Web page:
Manchester United Signing Casemiro Revealed Their Biggest Transfer Problem


Erik ten Hag requested that Manchester United bring in a central midfielder this summer from one of the best La Liga teams. But it appears that Casemiro’s arrival is much more likely to occur than Frenkie de Jong’s.

Manchester United Sees Casemiro As An Alternate Midfielder

Most people agree that if a deal for the Real Madrid midfielder rather than De Jong can be struck, then United’s chase of the Dutch International will no longer be financially feasible this year. Though Casemiro would fill the team’s requirement for a defensive midfielder, it raises the question of who genuinely wants him. The fact that United sees him as a midfield alternative thus late in the window underlines their scattergun approach.


Comparing Casemiro, a no-nonsense midfield peacemaker, to De Jong, a player who was raised on Johan Cruyff’s Total Football philosophy, is like trying to rehome a Labrador retriever and returning home with a Rottweiler. It’s difficult to see how he could have ever been a comparable option.

Although Casemiro, who is 30 years old, would still be a vast improvement over the options now available at United and would not necessarily be a poor addition to their team, his age once again calls into question the long-term strategy—or rather, the lack thereof.

Similar to how Nemanja Matic’s acquisition in 2017 improved their team immediately, United would be receiving a player who would then probably need to be substituted in another two or three seasons.

Manchester United Casemiro

Although it is undoubtedly a reactionary decision after Ten Hag’s failed attempts to recruit De Jong or Adrien Rabiot, the requirement for an instant improvement makes this signing justifiable to relieve the pressure after a disastrous start to the season.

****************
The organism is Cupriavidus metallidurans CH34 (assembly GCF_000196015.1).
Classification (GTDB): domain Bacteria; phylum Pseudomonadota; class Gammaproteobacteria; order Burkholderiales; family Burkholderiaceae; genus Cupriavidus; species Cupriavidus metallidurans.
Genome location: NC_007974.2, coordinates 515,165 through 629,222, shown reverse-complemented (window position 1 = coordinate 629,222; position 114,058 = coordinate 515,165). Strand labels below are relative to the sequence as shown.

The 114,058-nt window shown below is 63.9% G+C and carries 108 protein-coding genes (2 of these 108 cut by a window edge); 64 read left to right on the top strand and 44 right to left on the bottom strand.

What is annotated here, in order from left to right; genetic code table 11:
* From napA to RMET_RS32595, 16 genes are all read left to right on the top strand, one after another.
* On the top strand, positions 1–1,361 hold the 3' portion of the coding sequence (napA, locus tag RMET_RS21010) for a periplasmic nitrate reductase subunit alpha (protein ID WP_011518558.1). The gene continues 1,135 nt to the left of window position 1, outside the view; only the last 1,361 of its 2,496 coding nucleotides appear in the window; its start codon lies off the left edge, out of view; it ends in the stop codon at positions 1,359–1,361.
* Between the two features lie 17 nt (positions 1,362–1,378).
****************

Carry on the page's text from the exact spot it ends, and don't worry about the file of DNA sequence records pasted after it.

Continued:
The fact that Real Madrid is also selling Casemiro must be understood by United. Raphael Varane’s acquisition appeared to be a brilliant move a year ago, but his subsequent injury problems have demonstrated that the La Liga winners should have sold him and moved on with their money rather than risking it on him. They compensated for the sale of the Frenchman, who was sold for £42 million, by signing Antonio Rudiger and David Alaba for free in recent years.

With the signings of Eduardo Camavinga last season and Aurelien Tchouameni this season, they will be pleased to let go of Casemiro this summer since they have already started their midfield renewal project.

He could leave the team at a time when Federico Valverde, a current colleague who learned the trade from the Brazilian international, is performing well and reduces the necessity to keep him. That is a fantastic example of how to take a departing player’s place. Madrid recruited another hopeful this summer, who will have much less pressure to get started than the hopeful they signed last summer and gave a year to adjust.

Though they had considered approaches for Camavinga and Tchouameni, United is now attempting to sign the veteran they have replaced rather than two of the finest young players in European football. Although Casemiro is an improvement for United, he is not the long-term fix. They could have understood it if they had a plan.

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